I recently was part of a community fun fair. It was a first attempt by a local group and they had a few problems with the logistics of the event. I don't want to comment too much on that, but it did lead a lot of the vendors to look at each other and ask, "How was the weekend for you?"


One vendor said she'd met her goals. Enough books sold to cover her fees plus some community connections that would lead to more business. Another vendor was cautiously optimistic - he never knows until a couple weeks down the road what final results are. Some just shook their head and several others actually packed up and went home part way through the day.

It made me stop and think about how I was going to measure the event.

Sales? Well, I sold a respectable number of books, plus had the pleasure of seeing some faces really light up as they looked through them.

Give aways? I gave away over 200 gum balls, plus every one of the dozens of coloring pages I'd brought. (I literally finished the day by cutting my master sheets apart.)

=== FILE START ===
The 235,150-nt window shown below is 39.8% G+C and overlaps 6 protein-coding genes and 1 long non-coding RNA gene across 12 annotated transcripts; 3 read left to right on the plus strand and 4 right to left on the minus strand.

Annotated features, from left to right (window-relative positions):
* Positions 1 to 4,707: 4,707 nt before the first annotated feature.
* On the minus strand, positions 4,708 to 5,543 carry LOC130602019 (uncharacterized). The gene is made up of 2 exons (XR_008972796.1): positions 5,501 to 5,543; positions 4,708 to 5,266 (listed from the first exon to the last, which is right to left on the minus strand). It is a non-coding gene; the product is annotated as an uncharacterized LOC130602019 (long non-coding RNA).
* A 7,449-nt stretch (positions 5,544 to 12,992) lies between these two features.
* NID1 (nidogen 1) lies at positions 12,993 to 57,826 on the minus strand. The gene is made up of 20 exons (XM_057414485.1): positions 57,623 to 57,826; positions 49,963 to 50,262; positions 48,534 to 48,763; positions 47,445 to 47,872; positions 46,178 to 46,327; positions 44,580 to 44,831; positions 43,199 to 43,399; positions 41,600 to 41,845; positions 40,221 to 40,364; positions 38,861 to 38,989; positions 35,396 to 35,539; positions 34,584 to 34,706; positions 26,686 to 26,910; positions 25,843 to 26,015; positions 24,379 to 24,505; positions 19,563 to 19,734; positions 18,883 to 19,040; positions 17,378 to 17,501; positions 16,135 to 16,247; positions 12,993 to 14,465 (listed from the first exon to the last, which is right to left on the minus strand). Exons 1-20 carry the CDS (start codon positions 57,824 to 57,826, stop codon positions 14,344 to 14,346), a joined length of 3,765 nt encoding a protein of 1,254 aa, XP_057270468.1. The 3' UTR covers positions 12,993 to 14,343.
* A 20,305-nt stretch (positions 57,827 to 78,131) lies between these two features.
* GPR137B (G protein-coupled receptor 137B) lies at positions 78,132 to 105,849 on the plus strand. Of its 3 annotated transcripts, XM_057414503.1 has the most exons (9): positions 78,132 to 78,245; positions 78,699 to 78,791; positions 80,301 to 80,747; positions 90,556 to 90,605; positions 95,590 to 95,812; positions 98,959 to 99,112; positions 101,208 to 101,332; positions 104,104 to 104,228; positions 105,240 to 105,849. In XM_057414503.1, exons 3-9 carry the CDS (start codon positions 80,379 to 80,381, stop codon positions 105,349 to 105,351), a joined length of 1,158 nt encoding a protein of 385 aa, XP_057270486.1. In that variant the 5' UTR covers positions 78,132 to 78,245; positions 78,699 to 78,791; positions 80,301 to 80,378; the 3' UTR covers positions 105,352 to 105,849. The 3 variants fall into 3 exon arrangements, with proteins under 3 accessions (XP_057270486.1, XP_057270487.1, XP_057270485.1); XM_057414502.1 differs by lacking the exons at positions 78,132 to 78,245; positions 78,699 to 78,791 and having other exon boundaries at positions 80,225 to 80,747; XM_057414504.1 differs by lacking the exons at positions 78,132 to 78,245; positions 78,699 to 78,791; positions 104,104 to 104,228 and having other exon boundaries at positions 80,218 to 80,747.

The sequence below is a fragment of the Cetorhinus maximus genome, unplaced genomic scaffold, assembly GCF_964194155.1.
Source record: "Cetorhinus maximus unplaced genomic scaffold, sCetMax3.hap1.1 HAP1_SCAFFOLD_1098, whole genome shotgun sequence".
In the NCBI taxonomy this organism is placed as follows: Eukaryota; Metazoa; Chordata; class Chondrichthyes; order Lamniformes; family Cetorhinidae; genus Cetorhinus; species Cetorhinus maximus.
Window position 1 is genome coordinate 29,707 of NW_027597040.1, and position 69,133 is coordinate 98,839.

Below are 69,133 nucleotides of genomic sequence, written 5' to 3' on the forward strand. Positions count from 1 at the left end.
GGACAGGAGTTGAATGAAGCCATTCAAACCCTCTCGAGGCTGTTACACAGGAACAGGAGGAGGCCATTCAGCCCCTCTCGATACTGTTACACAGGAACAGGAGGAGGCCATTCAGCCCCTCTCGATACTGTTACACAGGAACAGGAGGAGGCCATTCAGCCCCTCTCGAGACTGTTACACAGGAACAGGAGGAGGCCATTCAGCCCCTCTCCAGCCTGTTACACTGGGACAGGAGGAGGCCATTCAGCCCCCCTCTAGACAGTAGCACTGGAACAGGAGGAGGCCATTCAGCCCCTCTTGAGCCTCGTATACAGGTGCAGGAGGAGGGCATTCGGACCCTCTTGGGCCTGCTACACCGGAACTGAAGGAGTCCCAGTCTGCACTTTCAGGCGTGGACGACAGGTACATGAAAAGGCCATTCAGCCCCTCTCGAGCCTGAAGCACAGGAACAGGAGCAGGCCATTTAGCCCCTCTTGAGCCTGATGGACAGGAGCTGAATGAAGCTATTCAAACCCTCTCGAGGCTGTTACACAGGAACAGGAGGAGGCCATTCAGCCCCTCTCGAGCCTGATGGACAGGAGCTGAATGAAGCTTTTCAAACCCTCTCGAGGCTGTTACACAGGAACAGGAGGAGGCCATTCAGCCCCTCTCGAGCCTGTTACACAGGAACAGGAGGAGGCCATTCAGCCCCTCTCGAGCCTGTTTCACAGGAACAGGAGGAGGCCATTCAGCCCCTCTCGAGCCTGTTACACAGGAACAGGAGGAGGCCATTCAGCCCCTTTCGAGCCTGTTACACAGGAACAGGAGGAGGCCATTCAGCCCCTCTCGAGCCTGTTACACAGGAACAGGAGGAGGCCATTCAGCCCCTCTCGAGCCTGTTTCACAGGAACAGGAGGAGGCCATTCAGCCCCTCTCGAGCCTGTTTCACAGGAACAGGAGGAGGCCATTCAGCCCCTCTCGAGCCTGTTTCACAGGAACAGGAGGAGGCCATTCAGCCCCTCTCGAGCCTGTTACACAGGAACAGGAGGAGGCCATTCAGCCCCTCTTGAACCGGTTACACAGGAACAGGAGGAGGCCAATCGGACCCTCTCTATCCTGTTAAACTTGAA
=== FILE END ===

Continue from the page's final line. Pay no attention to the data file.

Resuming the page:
Contacts? I had a great chance to talk with several area teachers and handed out brochures about school visits and art residencies. It remains to be seen whether any of those translate into visits. And I was able to provide resources to many parents and a few aspiring writers as well. That's always a perk.

Publicity? This was the most interesting one for me, this time. Each of the brochures, business cards and coloring pages I handed out listed my website (of course). Yesterday I went to my web stats and found some exciting numbers. In that one weekend, the number of unique visitors to my site had jumped by 25%; the number of visits by almost 30%; page hits were up and so were page views.

So I think the upshot has to be that, yes, it was a successful event. And I learned a few things to do slightly differently next time and that counts in the plus column too.